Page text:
Also, @TiaG, we’ll definitely be seeing each other at these award ceremonies in the future since our sons were diagnosed during the same year! Just think…before they’re even teenagers, they’ll be receiving their 10 year awards! Can’t wait to see you and Samson there!

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#9

what an amazing thought! That never occurred to me.

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#10

There is no 100 year medal, but I’m sure that there would be one if any T1D did live 100 years after diagnosis.
I would be 106 if I received a 100 year medal. That is not likely, but I do daydream about it. :smiley:

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#11

We are counting on you, @Richard157, to pave the way for us. Make the 100-year medal a reality for our sons! :smiley:

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#12

The ultimate challenge!!! :crazy_face:

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#13

I too remember the care free times before diagnosis 47 years ago. It is like two totally different lives. I’m just sorry that Samson couldn’t have experienced more of the non-diabetic life.

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#14

At my upcoming diaversary later this year (27 years with diabetes) I’ll have lived 3/4 of my life with diabetes and only 1/4 without. That really is a sobering thought.

This is also my goal for myself. And 100 years, if I live to be 109 or 110 (you never know, 50-75 years from now that may be the average life span!). :slight_smile:

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#15

@ClaudnDaye, I was 8 yrs old when I was diagnosed and my parents had to sit on me and hold me down every time I had to get a shot (which was every day at that time). But I eventually got over it and Liam will too. I am sorry that you have to go through that, but I am so grateful to my parents that they did what they had to do to keep me healthy.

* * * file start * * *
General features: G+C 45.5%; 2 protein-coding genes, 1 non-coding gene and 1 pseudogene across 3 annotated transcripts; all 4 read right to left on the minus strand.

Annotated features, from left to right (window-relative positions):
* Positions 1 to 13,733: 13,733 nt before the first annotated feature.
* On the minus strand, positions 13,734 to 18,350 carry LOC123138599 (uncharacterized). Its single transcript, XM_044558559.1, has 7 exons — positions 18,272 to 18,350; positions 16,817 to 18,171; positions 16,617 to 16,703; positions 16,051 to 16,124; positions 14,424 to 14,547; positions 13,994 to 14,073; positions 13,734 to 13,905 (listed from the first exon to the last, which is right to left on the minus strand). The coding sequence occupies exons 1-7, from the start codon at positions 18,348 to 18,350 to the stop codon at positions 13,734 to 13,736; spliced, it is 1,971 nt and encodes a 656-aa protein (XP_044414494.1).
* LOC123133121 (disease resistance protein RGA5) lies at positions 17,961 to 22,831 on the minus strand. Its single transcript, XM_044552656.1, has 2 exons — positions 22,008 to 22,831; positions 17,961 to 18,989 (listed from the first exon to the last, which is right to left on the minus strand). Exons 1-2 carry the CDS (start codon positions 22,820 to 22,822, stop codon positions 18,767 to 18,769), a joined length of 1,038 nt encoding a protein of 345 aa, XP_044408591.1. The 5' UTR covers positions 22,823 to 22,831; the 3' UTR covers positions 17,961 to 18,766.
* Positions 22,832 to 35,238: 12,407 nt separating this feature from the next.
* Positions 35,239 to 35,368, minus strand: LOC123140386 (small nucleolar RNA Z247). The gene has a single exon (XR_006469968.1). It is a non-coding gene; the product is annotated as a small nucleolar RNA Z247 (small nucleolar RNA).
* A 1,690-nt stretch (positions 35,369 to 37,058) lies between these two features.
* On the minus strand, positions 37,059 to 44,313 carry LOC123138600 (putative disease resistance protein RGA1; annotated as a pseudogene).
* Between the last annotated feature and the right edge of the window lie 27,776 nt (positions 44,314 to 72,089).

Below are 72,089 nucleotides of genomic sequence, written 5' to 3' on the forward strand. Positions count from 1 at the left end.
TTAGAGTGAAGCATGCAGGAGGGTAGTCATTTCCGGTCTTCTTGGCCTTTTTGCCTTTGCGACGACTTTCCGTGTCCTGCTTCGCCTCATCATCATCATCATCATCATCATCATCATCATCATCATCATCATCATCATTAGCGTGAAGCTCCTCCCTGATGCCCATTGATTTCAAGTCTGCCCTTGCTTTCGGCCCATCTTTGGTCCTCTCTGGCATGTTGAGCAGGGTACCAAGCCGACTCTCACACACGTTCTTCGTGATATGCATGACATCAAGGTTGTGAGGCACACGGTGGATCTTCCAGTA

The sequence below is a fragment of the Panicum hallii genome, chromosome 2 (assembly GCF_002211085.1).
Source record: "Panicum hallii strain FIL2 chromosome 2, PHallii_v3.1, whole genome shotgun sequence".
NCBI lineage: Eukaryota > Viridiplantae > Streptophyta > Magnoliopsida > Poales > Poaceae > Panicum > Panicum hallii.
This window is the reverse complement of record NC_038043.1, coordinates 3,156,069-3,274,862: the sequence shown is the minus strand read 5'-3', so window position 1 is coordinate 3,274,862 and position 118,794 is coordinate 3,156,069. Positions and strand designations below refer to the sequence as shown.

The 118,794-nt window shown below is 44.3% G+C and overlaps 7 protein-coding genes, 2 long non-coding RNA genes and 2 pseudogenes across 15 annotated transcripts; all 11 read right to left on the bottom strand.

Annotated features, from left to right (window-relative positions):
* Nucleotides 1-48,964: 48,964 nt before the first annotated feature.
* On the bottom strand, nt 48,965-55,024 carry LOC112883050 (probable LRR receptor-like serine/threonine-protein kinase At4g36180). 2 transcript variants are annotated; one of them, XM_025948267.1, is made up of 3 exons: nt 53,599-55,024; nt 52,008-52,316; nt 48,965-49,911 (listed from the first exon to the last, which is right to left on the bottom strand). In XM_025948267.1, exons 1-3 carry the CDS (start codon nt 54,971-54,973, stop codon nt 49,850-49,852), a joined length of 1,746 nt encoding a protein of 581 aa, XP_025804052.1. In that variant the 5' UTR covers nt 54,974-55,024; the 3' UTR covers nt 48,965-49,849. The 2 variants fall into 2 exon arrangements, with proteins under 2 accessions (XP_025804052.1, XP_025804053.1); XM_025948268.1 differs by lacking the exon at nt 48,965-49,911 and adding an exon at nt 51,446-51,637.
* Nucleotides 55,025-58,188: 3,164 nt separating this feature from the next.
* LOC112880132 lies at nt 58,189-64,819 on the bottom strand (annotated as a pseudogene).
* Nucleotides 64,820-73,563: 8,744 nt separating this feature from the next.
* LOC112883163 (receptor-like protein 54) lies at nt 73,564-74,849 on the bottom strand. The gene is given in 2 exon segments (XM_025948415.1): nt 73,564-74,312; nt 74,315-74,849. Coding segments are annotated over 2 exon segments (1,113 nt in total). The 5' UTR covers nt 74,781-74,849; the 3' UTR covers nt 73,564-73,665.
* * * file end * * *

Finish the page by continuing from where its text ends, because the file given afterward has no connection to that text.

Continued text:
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#16

You can tell Liam that he is much smarter than me. I didn’t get to the halfway point until I was 10 years old. :grinning:

I think there are a lot of advantages to getting it young. I can do a lot more now because I learned how to deal with it. I didn’t have to break any bad habits. I never “want” for dessert or birthday cakes or treats that come up in a social setting. Sometimes I can have it, but many times I pass it up because the timing isn’t right. It’s just very easy because I grew up with that perspective - just wait for the right time. That sort of stuff seems to be an advantage.

Just like great piano players don’t wait until they are older, they start very young, I know Liam will be the greatest at it one day.

And the measure of greatness for him will be when he thinks it is no big deal. It will always be a big deal to his parents (it still is to my mom), but to him it will be nothing.

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#17

Well, he ALWAYS “WANTS” for these things. :stuck_out_tongue: And guess what…we don’t deprive him of it. Your next part is the key for us…

He always has it…it just maybe won’t be “right now”…we’ll wait for BG’s to be right, but then he’ll partake. That goes for everything, Halloween candies, birthday cakes, pizza, just whatever…there is no such thing as an off-limits food for Liam. Our job is to figure out the “right insulin mix” to make everything possible for him.

Then, when he’s older…hand him over those formulas that we figured out for him to save him some time and trouble.

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#18

I never felt deprived of it either. It was just a matter of learning patience. Because of that I can pass it up without a problem and wait. I think that’s a useful thing. It’s liberating to feel like food has no power over you.

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#19

I feel the same way, and was also at the “half” of my life part at age 10. Now it’s over 90%.

I ate the same as my whole family, we rarely had treats except holidays and special occasions. Mom cooked old fashioned homemade meals, and I took one injection of lente every morning. (Days of Father knows Best, and Leave it to Beaver). So many things have changed and I can see how it is much more challenging today.

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#20

Do you think it is more challenging for you personally? Or for people in general?

I think it is much easier now. The combination of things learned back then combined with new tools and newer insulins.